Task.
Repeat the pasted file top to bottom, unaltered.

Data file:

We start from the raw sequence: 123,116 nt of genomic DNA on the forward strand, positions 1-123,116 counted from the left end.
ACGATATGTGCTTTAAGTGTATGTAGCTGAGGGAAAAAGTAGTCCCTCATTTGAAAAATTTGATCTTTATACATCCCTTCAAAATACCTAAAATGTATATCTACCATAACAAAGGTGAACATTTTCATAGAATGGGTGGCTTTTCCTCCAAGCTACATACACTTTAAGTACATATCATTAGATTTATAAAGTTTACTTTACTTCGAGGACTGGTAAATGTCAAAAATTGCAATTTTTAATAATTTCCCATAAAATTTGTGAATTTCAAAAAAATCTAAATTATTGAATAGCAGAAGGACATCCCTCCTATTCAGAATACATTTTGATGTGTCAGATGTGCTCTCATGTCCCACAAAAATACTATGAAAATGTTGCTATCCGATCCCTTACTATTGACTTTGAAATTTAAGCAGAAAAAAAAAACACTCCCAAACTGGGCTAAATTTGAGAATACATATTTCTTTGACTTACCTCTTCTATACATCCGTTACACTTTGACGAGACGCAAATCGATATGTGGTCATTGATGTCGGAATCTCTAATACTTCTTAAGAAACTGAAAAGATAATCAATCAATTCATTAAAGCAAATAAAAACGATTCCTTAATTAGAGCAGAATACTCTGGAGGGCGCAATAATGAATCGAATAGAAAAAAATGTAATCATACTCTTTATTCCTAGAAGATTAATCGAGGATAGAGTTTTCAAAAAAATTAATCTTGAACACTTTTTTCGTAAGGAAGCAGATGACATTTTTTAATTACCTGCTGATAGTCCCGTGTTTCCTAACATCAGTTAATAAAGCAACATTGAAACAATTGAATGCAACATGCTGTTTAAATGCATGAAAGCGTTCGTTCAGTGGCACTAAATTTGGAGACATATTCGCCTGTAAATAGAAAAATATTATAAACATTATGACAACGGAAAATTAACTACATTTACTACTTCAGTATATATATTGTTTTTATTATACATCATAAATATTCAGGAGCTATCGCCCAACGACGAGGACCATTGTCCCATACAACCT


We start from the raw sequence: 123,116 nt of genomic DNA on the forward strand, positions 1-123,116 counted from the left end.
ACGATATGTGCTTTAAGTGTATGTAGCTGAGGGAAAAAGTAGTCCCTCATTTGAAAAATTTGATCTTTATACATCCCTTCAAAATACCTAAAATGTATATCTACCATAACAAAGGTGAACATTTTCATAGAATGGGTGGCTTTTCCTCCAAGCTACATACACTTTAAGTACATATCATTAGATTTATAAAGTTTACTTTACTTCGAGGACTGGTAAATGTCAAAAATTGCAATTTTTAATAATTTCCCATAAAATTTGTGAATTTCAAAAAAATCTAAATTATTGAATAGCAGAAGGACATCCCTCCTATTCAGAATACATTTTGATGTGTCAGATGTGCTCTCATGTCCCACAAAAATACTATGAAAATGTTGCTATCCGATCCCTTACTATTGACTTTGAAATTTAAGCAGAAAAAAAAAACACTCCCAAACTGGGCTAAATTTGAGAATACATATTTCTTTGACTTACCTCTTCTATACATCCGTTACACTTTGACGAGACGCAAATCGATATGTGGTCATTGATGTCGGAATCTCTAATACTTCTTAAGAAACTGAAAAGATAATCAATCAATTCATTAAAGCAAATAAAAACGATTCCTTAATTAGAGCAGAATACTCTGGAGGGCGCAATAATGAATCGAATAGAAAAAAATGTAATCATACTCTTTATTCCTAGAAGATTAATCGAGGATAGAGTTTTCAAAAAAATTAATCTTGAACACTTTTTTCGTAAGGAAGCAGATGACATTTTTTAATTACCTGCTGATAGTCCCGTGTTTCCTAACATCAGTTAATAAAGCAACATTGAAACAATTGAATGCAACATGCTGTTTAAATGCATGAAAGCGTTCGTTCAGTGGCACTAAATTTGGAGACATATTCGCCTGTAAATAGAAAAATATTATAAACATTATGACAACGGAAAATTAACTACATTTACTACTTCAGTATATATATTGTTTTTATTATACATCATAAATATTCAGGAGCTATCGCCCAACGACGAGGACCATTGTCCCATACAACCT